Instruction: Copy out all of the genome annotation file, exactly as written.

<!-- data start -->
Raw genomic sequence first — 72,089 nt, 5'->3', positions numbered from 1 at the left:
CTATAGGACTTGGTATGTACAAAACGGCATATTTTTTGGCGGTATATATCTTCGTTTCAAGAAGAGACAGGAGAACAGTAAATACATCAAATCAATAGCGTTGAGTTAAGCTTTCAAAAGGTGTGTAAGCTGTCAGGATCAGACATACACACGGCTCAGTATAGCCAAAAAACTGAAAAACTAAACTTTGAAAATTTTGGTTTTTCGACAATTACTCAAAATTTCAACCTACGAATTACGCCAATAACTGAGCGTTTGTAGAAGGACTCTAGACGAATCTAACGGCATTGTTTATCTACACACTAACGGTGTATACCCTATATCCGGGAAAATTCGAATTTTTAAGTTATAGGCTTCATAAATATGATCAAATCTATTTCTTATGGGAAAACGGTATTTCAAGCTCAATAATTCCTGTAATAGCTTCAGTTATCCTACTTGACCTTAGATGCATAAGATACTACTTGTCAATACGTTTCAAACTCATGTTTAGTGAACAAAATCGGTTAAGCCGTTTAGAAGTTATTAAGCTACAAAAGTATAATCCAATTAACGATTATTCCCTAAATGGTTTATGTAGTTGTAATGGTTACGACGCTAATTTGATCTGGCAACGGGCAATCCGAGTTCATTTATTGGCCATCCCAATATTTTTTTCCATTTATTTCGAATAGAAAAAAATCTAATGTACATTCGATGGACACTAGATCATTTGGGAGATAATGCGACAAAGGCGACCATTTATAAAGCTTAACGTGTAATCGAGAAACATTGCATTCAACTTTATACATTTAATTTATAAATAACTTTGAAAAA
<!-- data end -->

Raw genomic sequence first — 72,089 nt, 5'->3', positions numbered from 1 at the left:
CTATAGGACTTGGTATGTACAAAACGGCATATTTTTTGGCGGTATATATCTTCGTTTCAAGAAGAGACAGGAGAACAGTAAATACATCAAATCAATAGCGTTGAGTTAAGCTTTCAAAAGGTGTGTAAGCTGTCAGGATCAGACATACACACGGCTCAGTATAGCCAAAAAACTGAAAAACTAAACTTTGAAAATTTTGGTTTTTCGACAATTACTCAAAATTTCAACCTACGAATTACGCCAATAACTGAGCGTTTGTAGAAGGACTCTAGACGAATCTAACGGCATTGTTTATCTACACACTAACGGTGTATACCCTATATCCGGGAAAATTCGAATTTTTAAGTTATAGGCTTCATAAATATGATCAAATCTATTTCTTATGGGAAAACGGTATTTCAAGCTCAATAATTCCTGTAATAGCTTCAGTTATCCTACTTGACCTTAGATGCATAAGATACTACTTGTCAATACGTTTCAAACTCATGTTTAGTGAACAAAATCGGTTAAGCCGTTTAGAAGTTATTAAGCTACAAAAGTATAATCCAATTAACGATTATTCCCTAAATGGTTTATGTAGTTGTAATGGTTACGACGCTAATTTGATCTGGCAACGGGCAATCCGAGTTCATTTATTGGCCATCCCAATATTTTTTTCCATTTATTTCGAATAGAAAAAAATCTAATGTACATTCGATGGACACTAGATCATTTGGGAGATAATGCGACAAAGGCGACCATTTATAAAGCTTAACGTGTAATCGAGAAACATTGCATTCAACTTTATACATTTAATTTATAAATAACTTTGAAAAA